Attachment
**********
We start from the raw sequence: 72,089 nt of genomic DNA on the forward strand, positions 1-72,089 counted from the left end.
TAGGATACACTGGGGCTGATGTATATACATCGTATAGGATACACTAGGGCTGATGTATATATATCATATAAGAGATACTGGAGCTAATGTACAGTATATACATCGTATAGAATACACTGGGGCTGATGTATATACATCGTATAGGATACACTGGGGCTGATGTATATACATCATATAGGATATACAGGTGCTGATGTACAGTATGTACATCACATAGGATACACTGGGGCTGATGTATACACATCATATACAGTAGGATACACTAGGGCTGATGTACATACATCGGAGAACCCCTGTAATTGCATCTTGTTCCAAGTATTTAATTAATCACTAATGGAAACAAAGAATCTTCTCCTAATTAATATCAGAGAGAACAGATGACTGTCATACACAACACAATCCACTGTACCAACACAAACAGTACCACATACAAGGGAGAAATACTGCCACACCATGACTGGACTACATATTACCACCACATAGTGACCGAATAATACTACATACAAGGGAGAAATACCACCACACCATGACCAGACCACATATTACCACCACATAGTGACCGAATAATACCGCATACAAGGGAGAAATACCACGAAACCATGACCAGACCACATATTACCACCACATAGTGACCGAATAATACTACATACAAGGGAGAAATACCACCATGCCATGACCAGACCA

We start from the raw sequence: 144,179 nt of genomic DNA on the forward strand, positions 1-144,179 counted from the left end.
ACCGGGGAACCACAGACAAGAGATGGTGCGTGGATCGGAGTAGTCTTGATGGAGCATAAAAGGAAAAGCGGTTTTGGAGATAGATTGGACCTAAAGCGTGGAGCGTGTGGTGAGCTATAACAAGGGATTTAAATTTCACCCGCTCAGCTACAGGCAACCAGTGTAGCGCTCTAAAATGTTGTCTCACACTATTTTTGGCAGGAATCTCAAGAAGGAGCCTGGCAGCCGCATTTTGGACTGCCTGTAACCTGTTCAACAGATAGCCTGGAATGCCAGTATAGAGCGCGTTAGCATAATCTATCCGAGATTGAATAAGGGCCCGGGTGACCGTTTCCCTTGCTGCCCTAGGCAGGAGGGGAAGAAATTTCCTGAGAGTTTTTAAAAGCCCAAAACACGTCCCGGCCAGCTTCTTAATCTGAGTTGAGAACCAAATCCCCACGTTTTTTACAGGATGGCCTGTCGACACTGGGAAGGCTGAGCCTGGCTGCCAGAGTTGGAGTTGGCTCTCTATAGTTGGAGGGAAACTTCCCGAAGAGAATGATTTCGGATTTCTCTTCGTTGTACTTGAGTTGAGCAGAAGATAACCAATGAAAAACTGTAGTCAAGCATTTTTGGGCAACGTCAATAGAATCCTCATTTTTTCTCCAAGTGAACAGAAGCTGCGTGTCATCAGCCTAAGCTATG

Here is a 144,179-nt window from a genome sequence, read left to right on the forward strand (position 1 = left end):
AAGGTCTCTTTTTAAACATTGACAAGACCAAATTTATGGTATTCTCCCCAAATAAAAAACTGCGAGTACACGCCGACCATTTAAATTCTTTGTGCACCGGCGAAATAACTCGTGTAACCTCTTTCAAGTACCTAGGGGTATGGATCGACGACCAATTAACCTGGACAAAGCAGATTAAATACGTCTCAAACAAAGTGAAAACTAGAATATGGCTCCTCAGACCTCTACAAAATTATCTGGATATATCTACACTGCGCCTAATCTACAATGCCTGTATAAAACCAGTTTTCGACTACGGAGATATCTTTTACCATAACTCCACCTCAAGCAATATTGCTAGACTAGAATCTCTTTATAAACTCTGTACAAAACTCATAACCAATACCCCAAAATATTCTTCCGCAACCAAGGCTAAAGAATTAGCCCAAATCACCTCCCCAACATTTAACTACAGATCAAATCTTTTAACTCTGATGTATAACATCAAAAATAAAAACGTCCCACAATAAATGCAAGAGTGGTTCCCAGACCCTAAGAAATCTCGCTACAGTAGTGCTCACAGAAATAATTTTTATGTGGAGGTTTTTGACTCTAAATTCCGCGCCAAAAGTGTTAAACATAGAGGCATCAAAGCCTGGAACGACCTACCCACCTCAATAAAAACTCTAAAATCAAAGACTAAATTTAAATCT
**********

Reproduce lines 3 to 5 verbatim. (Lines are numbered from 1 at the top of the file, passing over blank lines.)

We start from the raw sequence: 144,179 nt of genomic DNA on the forward strand, positions 1-144,179 counted from the left end.
ACCGGGGAACCACAGACAAGAGATGGTGCGTGGATCGGAGTAGTCTTGATGGAGCATAAAAGGAAAAGCGGTTTTGGAGATAGATTGGACCTAAAGCGTGGAGCGTGTGGTGAGCTATAACAAGGGATTTAAATTTCACCCGCTCAGCTACAGGCAACCAGTGTAGCGCTCTAAAATGTTGTCTCACACTATTTTTGGCAGGAATCTCAAGAAGGAGCCTGGCAGCCGCATTTTGGACTGCCTGTAACCTGTTCAACAGATAGCCTGGAATGCCAGTATAGAGCGCGTTAGCATAATCTATCCGAGATTGAATAAGGGCCCGGGTGACCGTTTCCCTTGCTGCCCTAGGCAGGAGGGGAAGAAATTTCCTGAGAGTTTTTAAAAGCCCAAAACACGTCCCGGCCAGCTTCTTAATCTGAGTTGAGAACCAAATCCCCACGTTTTTTACAGGATGGCCTGTCGACACTGGGAAGGCTGAGCCTGGCTGCCAGAGTTGGAGTTGGCTCTCTATAGTTGGAGGGAAACTTCCCGAAGAGAATGATTTCGGATTTCTCTTCGTTGTACTTGAGTTGAGCAGAAGATAACCAATGAAAAACTGTAGTCAAGCATTTTTGGGCAACGTCAATAGAATCCTCATTTTTTCTCCAAGTGAACAGAAGCTGCGTGTCATCAGCCTAAGCTATG

Here is a 144,179-nt window from a genome sequence, read left to right on the forward strand (position 1 = left end):